"I've still got one more shot at it," said the 31-year-old Wolff. "So, head up high and look forward to Hockenheim. I didn't prove or show anything today. I really want to use that opportunity to show what I can do. To get into an F1 car is so difficult that you want to maximize it."
Asked why it had taken more than 20 years for a female racer to be given another opportunity in a competitive F1 session, Wolff told CNN: "Firstly, if there is no role model out there doing it, for all the little girls who come to the tracks and watch on TV, if they don't see a girl on track then they're not inspired to want to do that themselves.
"That then leads to the second problem that there's not enough girls karting or starting at a young age.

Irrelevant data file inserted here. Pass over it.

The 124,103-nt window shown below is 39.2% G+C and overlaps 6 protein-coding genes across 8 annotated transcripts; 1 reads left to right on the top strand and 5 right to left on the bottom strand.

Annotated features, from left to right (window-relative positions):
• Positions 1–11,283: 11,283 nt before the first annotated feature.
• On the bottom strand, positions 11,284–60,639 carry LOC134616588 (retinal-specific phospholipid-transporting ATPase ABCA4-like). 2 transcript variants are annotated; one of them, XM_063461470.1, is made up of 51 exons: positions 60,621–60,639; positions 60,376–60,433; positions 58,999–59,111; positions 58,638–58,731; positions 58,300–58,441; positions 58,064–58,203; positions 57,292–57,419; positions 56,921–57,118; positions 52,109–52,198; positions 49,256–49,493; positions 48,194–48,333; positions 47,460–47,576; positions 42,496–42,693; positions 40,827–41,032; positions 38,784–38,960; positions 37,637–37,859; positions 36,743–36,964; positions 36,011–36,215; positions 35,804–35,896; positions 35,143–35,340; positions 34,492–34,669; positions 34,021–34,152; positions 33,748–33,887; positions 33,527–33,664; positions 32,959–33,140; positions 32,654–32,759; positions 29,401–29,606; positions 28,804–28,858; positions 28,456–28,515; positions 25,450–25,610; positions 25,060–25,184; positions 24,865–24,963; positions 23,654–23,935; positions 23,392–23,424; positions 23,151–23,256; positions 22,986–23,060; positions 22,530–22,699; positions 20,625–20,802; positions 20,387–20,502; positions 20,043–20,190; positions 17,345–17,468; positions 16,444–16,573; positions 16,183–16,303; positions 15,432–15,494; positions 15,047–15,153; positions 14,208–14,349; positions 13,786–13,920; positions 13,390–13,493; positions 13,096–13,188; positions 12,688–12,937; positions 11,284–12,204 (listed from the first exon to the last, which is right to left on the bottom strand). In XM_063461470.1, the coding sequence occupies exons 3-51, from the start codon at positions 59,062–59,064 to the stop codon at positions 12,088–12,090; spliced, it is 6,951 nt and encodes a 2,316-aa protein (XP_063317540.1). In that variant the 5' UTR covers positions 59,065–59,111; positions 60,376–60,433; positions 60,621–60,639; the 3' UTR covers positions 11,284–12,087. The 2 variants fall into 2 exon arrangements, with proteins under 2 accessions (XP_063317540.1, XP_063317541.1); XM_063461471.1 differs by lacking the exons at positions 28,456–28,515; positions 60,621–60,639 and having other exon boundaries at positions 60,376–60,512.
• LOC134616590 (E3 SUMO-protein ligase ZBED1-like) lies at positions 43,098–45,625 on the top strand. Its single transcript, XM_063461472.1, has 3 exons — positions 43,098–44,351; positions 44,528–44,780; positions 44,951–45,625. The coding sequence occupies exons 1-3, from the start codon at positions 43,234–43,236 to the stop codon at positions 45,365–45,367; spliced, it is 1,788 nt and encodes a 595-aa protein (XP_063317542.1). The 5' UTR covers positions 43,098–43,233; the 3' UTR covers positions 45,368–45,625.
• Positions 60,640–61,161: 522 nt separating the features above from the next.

"But sometimes in life you just need a chance, and I got that chance with the Williams team -- Frank and Claire gave me that big break."
Williams -- who grew up in motorsport's macho environment -- told CNN: "I'm always a believer that it's up to individuals to come up and do it and that hasn't happened for whatever reason."
Giovanna Amati was the last woman to drive in the sport when she attempted to qualify for a race in 1992.
The Italian was competing in an era of F1 when there were only 26 spots on the grid and more than 30 cars pushing for those places.
Amati, driving for the Brabham team, attempted to qualify at three races but was not able to break through with a largely uncompetitive car.
Of the seven women to join the F1 world championship, only two have ever qualified to start a race.
The most prolific of these was Italian Lella Lombardi, who started 12 grands prix in the 1970s.
Lombardi made history while driving with March at a difficult 1975 Spanish Grand Prix, becoming the only woman to register a point-scoring finish in a grand prix.
The late Maria de Villota, who died last October, also began her F1 career along with Wolff when she was signed as a development driver by the Marussia team in 2012.